Here at Circumerro we’ve gotten pretty good at producing our products. But just when you think the job of producing is done, it’s time to market. While there are many ways to do that, direct mail and direct email marketing tend to be fairly straight forward and effective. And as we continue to focus more of our energies on the Web, we look to direct email marketing as the easiest and most cost-effective way to get the word out.
But here’s the catch (or at least one of ’em): email addresses tend to be hard to come by, while snail-mail addresses practically grow on trees. Of course, I completely understand the reluctance to provide email addresses in this age of unending spam. Many of us who work in front of a computer get literally hundreds of emails a day, and the average Internet user has something like four separate email accounts. If you work a lot with email and have an effective spam filter, most of those emails are qualified, necessary things. Unfortunately, in a less-than-perfect world, a great deal of email is unwanted spam.
Back to the point:
Sending snail mail costs money. You’ve got to print the piece and then pay to have it mailed, including the physical cost of handling the pieces so many times before they end up in your box. But to send something via email costs very little, for both the sender and the recipient. Mostly just some extra bandwidth and the time it takes to set it up. Of course, there’s the time on the recipient’s end to read the message, qualify it as something they want to respond to, and then hit delete if they’re not interested—arguably less time than it takes to check your snail mail box and throw the unwanteds in the trash (or hopefully the recycle bin).
The cost of direct snail mail marketing certainly gives marketers pause about the resources they are using (or should). But the system continues to encourage us to waste resources to deliver our messages effectively when email marketing creates no waste.
For as much as we hate to receive junk mail in our postal box, we still prefer it over unwanted email. For example, when I call my local chamber of commerce for their business listing, they are more than happy to share their members’ physical addresses with me, but the emails? That’s a big no-no.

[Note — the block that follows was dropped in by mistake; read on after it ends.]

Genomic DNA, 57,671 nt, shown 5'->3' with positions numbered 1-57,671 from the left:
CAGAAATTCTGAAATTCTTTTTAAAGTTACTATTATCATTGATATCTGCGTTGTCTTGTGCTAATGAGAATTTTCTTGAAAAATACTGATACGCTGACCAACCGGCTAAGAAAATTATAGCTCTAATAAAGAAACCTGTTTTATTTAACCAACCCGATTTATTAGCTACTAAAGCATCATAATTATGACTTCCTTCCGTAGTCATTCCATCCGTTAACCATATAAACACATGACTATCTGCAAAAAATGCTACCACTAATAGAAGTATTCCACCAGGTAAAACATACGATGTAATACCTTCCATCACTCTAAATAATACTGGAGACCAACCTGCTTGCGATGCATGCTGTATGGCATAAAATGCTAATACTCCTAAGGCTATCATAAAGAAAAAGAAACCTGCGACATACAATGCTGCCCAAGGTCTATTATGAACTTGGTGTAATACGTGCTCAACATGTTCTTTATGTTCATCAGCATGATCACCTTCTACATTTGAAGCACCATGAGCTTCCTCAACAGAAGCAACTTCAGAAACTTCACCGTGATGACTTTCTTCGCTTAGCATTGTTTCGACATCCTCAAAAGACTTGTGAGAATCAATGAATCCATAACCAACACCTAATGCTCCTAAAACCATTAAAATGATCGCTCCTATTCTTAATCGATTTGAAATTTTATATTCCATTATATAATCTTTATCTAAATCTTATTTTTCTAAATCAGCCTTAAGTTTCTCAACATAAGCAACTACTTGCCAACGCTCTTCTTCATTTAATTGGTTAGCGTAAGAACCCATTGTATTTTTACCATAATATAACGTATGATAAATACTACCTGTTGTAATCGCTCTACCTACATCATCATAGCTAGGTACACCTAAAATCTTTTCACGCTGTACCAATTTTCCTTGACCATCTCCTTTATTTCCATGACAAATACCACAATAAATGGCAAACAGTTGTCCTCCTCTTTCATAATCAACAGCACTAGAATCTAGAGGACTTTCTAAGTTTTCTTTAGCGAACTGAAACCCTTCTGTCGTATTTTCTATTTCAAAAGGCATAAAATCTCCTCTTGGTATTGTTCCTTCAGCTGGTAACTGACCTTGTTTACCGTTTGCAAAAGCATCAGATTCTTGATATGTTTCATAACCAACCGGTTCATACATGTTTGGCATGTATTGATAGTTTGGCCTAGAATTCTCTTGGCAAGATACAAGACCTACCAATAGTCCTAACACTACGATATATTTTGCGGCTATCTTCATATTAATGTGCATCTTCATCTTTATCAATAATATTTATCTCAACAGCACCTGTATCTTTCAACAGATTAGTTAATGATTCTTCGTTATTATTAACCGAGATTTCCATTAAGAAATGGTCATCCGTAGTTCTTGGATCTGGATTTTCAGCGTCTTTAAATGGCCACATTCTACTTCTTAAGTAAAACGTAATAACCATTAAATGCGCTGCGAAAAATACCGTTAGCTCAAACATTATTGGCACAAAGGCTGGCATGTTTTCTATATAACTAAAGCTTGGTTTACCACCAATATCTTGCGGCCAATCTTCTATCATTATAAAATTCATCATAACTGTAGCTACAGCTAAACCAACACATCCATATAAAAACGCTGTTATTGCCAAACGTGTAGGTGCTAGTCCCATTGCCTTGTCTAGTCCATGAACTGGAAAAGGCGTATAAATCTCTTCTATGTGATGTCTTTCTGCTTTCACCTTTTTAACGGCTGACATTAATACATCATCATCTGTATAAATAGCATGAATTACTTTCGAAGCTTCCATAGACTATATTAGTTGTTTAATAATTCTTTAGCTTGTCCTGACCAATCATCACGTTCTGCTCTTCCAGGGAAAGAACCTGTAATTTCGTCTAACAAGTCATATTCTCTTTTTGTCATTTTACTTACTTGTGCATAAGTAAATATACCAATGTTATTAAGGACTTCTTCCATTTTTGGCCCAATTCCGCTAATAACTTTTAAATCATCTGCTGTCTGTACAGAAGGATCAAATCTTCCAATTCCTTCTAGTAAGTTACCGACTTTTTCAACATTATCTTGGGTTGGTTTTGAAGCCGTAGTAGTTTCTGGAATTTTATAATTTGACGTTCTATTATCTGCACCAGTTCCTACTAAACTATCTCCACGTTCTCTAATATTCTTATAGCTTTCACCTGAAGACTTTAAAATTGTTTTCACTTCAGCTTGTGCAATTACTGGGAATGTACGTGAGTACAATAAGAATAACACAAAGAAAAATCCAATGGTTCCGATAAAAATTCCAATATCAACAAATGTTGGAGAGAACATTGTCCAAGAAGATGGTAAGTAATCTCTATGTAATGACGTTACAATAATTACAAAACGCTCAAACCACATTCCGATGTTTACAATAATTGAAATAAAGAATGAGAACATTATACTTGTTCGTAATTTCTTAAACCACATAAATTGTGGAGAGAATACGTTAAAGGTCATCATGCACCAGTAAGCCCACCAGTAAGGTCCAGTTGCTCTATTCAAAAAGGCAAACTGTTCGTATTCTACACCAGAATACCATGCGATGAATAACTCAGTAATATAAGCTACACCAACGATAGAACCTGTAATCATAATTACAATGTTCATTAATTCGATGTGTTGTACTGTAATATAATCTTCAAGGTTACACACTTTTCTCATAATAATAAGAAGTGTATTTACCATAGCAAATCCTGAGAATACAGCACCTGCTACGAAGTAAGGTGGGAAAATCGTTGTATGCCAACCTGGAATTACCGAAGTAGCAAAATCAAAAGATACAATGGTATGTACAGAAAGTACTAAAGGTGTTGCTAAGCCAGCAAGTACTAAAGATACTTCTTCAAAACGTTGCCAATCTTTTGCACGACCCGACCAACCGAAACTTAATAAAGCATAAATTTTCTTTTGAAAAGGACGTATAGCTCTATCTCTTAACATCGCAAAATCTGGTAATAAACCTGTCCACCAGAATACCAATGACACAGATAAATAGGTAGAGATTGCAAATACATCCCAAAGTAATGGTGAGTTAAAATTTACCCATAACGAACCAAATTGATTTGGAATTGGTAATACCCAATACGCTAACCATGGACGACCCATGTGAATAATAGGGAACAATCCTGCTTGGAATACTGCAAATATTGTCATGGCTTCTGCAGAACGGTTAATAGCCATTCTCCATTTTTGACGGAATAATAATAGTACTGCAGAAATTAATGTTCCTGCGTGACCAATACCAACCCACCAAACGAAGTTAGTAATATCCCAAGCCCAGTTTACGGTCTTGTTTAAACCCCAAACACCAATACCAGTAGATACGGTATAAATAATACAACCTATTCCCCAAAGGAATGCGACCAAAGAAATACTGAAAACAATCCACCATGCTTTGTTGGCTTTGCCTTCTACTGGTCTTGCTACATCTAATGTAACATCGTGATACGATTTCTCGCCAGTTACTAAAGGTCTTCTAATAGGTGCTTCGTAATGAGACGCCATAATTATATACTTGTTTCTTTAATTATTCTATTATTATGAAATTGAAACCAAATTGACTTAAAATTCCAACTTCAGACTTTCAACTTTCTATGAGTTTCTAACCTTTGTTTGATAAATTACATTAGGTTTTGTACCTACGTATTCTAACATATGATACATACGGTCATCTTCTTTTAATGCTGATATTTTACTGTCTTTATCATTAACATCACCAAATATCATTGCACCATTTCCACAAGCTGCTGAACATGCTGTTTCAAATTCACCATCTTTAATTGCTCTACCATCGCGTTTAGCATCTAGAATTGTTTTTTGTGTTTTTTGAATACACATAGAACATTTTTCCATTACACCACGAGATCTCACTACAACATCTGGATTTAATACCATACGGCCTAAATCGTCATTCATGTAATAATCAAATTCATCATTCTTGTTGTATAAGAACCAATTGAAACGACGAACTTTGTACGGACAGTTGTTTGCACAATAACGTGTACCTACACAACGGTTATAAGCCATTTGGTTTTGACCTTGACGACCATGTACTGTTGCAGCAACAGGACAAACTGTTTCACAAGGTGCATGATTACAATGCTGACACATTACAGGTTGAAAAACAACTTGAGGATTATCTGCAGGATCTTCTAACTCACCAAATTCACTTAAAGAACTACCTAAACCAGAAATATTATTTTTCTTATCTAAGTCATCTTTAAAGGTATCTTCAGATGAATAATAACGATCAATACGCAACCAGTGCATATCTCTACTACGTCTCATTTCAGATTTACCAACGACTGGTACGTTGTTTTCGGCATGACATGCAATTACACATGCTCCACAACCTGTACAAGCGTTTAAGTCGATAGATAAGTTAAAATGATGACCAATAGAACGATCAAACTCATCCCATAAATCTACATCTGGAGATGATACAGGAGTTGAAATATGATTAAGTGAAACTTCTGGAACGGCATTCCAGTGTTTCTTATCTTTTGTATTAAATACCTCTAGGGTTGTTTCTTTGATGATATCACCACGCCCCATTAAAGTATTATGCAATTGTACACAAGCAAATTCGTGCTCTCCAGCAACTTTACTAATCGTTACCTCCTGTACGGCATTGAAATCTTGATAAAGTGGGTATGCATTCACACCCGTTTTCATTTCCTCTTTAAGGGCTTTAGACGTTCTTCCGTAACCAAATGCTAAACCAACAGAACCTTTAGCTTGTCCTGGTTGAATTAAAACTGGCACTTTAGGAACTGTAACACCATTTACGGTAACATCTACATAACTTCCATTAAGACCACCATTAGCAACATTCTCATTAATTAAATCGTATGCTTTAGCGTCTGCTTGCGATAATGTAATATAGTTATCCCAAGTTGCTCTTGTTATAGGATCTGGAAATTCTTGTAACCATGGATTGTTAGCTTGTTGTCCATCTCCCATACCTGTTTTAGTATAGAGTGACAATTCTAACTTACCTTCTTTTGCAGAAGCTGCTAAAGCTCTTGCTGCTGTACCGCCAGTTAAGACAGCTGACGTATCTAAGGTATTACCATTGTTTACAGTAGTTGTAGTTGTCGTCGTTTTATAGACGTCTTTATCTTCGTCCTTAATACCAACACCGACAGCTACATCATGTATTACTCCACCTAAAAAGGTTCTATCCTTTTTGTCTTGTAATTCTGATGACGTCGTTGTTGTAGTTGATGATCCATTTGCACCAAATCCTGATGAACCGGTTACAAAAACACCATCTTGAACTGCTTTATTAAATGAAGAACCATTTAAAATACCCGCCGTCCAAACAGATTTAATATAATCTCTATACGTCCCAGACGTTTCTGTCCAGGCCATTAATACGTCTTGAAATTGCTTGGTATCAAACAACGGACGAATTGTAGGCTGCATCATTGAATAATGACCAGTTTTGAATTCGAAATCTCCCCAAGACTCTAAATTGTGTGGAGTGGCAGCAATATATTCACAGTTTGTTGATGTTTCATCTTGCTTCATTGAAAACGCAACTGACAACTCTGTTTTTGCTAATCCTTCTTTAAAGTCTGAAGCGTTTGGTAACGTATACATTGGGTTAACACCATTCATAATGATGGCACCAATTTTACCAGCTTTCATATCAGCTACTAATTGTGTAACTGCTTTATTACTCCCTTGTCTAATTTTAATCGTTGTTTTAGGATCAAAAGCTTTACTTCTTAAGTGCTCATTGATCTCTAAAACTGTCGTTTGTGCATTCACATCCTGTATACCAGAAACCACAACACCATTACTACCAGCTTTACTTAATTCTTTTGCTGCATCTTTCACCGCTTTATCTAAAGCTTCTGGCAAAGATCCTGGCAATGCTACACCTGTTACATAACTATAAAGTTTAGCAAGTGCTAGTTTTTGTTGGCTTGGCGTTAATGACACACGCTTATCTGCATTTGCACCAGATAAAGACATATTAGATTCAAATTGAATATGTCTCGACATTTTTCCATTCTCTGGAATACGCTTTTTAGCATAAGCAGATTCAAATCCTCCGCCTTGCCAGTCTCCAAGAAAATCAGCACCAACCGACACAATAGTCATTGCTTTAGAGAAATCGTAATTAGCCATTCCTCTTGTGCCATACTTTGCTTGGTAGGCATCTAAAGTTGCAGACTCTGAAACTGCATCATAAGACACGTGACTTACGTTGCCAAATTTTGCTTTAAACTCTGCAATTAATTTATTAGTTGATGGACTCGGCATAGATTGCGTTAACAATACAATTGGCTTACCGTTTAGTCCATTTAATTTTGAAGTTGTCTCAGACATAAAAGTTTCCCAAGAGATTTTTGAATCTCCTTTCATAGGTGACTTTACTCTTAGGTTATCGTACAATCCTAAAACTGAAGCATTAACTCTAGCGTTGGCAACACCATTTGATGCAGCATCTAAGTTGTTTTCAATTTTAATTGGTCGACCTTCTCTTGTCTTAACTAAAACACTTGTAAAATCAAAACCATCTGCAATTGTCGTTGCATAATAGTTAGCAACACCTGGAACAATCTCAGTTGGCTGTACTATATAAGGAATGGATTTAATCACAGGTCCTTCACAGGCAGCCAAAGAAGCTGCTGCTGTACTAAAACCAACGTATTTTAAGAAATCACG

It’s controversial enough that, when I floated it by my friend Keith for use in his CarbonNeutralJournal blog (as I do for many things I find on the subject of saving resources), he bounced it back to me, saying:
“I agree with your logic, but not with the reality. You can do a lot to curb print junk mail (Greendimes is just one such service), but you can’t do anything to stop junk email. Plus it’s often so vulgar and offensive.”
As a marketer I realize that much of what we produce in print is just so much fodder for the recycle bin (which is why we here at Circumerro focus our efforts on the Web when we can). It is very much a resource issue, and I hope we can get to a point where it’s more acceptable to receive email than snail mail.
Again, Keith sums it up:
“I’m afraid the spammers have spoiled the water for what could/should have evolved into an efficient and reasonably unobtrusive way to do direct marketing.”
Thanks for nothin’, spammers.
Today I noted a couple of things going on with so-called “new media”; and worth mentioning, I found both tidbits online for free after having missed them in their traditional “old media” delivery channels.
Perhaps the next best thing to being at the leading edge of “new media” (if you’re part of the “old media”) is reporting on it. Enter the NPR series (just started today) on one of Madison Avenue’s oldest ad houses’ approach to the latest thing. I heard the teaser during Morning Edition and was eagerly awaiting the story on my drive home. It was interesting, but not what I expected. I hope the rest of the series is a little more compelling. At the very least, it’s hooked me into waiting for the next installment.
Meanwhile, Organic’s blog, Three Minds, rebroadcast Rupert Murdoch’s Special Report “Mixed Media,” which appeared on Forbes’ site on May 7. Perhaps the most interesting, yet unsurprising statement, is that “old media are threatened by the erosion of our traditional profit centers.”
I’m thinking that’s what NPR was thinking when they chose to examine the subject, but they might have missed the mark.
What ever you might feel about Mr. Murdoch or his enormously successful Fox News empire, if you’re at all in tune with what’s going on in the overall media world, you’ve got to at least appreciate his perspective on the direction of mass media, and his ability to express it in the throes of a multi-billion dollar take-over attempt. You can’t deny it: he gets it, but we’ll just see if he can make “it” happen.